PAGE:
Monsanto’s best known product in Australia is RoundUp. Researchers found one of RoundUp’s inert ingredients can kill human cells, particularly embryonic, placental and umbilical cord cells. The new findings intensify debate around “inerts” – the solvents, preservatives, surfactants and other substances manufacturers add to pesticides. Glyphosate, RoundUp’s active ingredient, is the most widely used herbicide in the United States. Until now, most health studies have focused on the safety of glyphosate, rather than the mixture of ingredients found in RoundUp. A few years back Monsanto agreed with the New York Attorney General’s office to discontinue the use of the terms “biodegradable” and “environmentally friendly” in adverts promoting glyphosate-based products, including RoundUp. Biactive the ‘improved’ RoundUp is based on glyphosate, Monsanto boast that it is frog friendly and can be sprayed on and near waterways. Monsanto does not disclose what the ‘improved’ surfactant is. One specific inert ingredient, polyethoxylated tallowamine was more deadly to human embryonic, placental and umbilical cord cells than the herbicide itself. “Moreover, the proprietary mixtures available on the market could cause cell damage and even death [at the] residual levels” found on RoundUp-treated crops, lawns and gardens. A research team suspects that RoundUp might cause pregnancy problems by interfering with hormone production, possibly leading to abnormal foetal development, low birth weights or miscarriages. The term “inert ingredient” is misleading, U.S. Federal law classifies all pesticide ingredients that don’t harm pests as inert. However, some inert ingredients have been found to potentially affect human health. Many amplify the effects of active ingredients by helping them penetrate clothing, protective equipment and cell membranes, or by increasing their toxicity. RoundUp is in the hands of untrained people across the country-side spraying for all they are worth to save us from weeds. There are many safe methods for dealing with weeds that are cheap and some not labour intensive. It has been found that many weeds have become resistant to RoundUp, Fleabane is one that is quite common in Australia. So, we are in fact making super weeds, like we have made super cockroaches and super bacteria by ill informed and out of control use of insecticides and antibiotics? Spraying RoundUp kills fungi that colonise plant roots and aid in the uptake of soil mineral nutrients. If people had these facts to hand why would they spray their gardens and veggie patches with a chemical that will cause a failure to thrive? If you have a weed infestation it is best to know how to deal with it, or if it needs to be dealt with at all. Annual weeds can be kept cut low so they don’t go to seed, they then will dye off and replenish the soil without disturbing it making it vulnerable to further infestations and erosion. Steam is also being used in several local councils for weed eradication. You can solarise weeds by watering the area and covering it with thin clear plastic. Leave it for as long as possible, say over winter to early spring would be ideal and wha-la dead weeds, cheap, painless, safe, just plant up, mulch, follow up spot weed, job done without a drop of poison ready for summer veggies! Plants grown in solarised soil soon after treatment have often benefited from improved seed germination, better stand establishment and improved plant height. Increased growth responses are thought to be due primarily to the increase in soil nutrient availability, as a result of the breakdown of soil organic material. For large trees, camphor laurels and the like you can deal with them with a strangler fig, no removal of habitat or soil disturbance just patience to let nature take its course. Understanding your weeds helps, do they need to be removed at all? If the weeds and the crops or flowers you are growing aren’t competing for the same soil nutrients the weeds can be left as green mulch to help stop erosion and maintain moisture in the soil. The weeds in your lawn can feed you, many are high in nutrients, very tasty and if you have not been using chemicals a dandelion is a delicious food as are many other weeds. It makes no sense to use RoundUp except to increase Monsanto’s bottom line. We are very cavalier about its use and it’s one environmental problem that we, as individuals, can control to a large extent. All we have to do is not purchase the stuff but informed decisions can only be made in a transparent environment.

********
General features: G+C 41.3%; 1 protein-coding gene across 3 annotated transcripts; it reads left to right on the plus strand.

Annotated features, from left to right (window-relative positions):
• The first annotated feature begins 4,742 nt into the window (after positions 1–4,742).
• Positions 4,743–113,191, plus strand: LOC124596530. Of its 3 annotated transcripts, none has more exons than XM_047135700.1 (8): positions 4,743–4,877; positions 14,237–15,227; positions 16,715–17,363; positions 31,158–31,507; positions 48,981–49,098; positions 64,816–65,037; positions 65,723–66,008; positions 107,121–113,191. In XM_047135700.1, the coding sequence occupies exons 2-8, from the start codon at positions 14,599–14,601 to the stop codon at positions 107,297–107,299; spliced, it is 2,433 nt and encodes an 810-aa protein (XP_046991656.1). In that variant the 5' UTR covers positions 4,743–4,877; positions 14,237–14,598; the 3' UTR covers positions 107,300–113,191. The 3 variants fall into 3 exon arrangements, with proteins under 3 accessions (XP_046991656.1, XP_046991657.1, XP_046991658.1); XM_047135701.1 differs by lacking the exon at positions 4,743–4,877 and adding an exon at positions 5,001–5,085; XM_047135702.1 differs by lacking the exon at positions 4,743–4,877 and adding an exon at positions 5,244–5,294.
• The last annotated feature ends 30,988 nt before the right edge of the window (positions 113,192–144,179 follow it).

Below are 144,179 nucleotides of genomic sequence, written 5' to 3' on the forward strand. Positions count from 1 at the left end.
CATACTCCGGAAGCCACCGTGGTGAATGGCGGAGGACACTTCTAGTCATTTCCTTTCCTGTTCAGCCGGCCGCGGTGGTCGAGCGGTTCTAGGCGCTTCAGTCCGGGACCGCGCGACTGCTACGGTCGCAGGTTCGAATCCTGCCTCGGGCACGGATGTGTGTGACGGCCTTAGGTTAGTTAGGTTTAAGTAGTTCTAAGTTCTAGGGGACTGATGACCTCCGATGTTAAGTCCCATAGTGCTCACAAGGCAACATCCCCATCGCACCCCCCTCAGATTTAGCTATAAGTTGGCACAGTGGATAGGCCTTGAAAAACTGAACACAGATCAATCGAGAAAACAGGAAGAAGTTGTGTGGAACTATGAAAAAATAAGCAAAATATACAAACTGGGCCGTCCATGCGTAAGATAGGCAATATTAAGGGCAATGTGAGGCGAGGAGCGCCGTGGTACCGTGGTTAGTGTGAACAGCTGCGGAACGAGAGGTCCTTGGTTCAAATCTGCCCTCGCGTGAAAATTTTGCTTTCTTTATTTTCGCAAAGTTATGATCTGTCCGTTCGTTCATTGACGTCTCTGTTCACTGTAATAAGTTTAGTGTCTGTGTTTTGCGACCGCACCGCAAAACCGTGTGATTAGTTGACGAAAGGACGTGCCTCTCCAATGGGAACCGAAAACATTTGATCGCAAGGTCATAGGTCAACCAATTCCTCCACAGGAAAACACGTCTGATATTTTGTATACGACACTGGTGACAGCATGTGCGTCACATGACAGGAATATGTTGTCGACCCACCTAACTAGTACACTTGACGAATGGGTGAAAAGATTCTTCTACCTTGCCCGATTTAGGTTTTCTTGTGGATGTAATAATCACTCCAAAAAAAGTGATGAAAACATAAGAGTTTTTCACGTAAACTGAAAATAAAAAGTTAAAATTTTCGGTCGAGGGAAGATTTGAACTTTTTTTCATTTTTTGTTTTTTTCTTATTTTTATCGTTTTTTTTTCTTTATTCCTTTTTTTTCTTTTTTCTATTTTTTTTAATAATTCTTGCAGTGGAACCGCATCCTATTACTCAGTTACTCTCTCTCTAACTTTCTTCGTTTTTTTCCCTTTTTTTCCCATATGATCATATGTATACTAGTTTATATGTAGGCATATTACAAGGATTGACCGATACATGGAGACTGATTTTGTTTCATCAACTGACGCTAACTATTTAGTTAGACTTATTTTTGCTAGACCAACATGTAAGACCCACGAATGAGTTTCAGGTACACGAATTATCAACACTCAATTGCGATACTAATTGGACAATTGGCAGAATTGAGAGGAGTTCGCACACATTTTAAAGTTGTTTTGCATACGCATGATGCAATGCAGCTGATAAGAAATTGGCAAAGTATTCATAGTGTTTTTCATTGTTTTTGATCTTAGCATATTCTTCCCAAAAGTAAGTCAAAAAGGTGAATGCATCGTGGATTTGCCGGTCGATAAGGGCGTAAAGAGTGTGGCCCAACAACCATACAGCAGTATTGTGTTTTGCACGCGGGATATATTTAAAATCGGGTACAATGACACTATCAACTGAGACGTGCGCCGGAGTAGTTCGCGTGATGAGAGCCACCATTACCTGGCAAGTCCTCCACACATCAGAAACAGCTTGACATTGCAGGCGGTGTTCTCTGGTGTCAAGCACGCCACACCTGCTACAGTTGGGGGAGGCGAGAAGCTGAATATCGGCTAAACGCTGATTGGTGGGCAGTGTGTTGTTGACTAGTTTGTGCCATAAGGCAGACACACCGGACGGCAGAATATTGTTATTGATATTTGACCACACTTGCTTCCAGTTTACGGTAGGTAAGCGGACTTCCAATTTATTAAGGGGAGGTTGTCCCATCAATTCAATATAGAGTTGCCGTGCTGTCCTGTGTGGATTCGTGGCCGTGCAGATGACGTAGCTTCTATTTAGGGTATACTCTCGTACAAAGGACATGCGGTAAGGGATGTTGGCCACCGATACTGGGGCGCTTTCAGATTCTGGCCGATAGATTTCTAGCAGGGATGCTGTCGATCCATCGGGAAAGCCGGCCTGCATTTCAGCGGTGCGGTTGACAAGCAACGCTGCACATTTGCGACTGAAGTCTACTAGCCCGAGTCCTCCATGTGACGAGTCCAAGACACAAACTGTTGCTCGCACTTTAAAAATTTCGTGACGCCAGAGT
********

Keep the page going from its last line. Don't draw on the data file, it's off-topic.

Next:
The amount of water in the Great Artesian Basin could form a water cube of 40 kilometres, holding more than 100,000 times the water of Sydney Harbour. The water is between thick layers of friable sandstone into an interlinked network of aquifers that stretch from Dubbo in NSW, through most of Queensland and parts of the Northern Territory and South Australia. It ”flows” through pores in the rock at the glacial pace.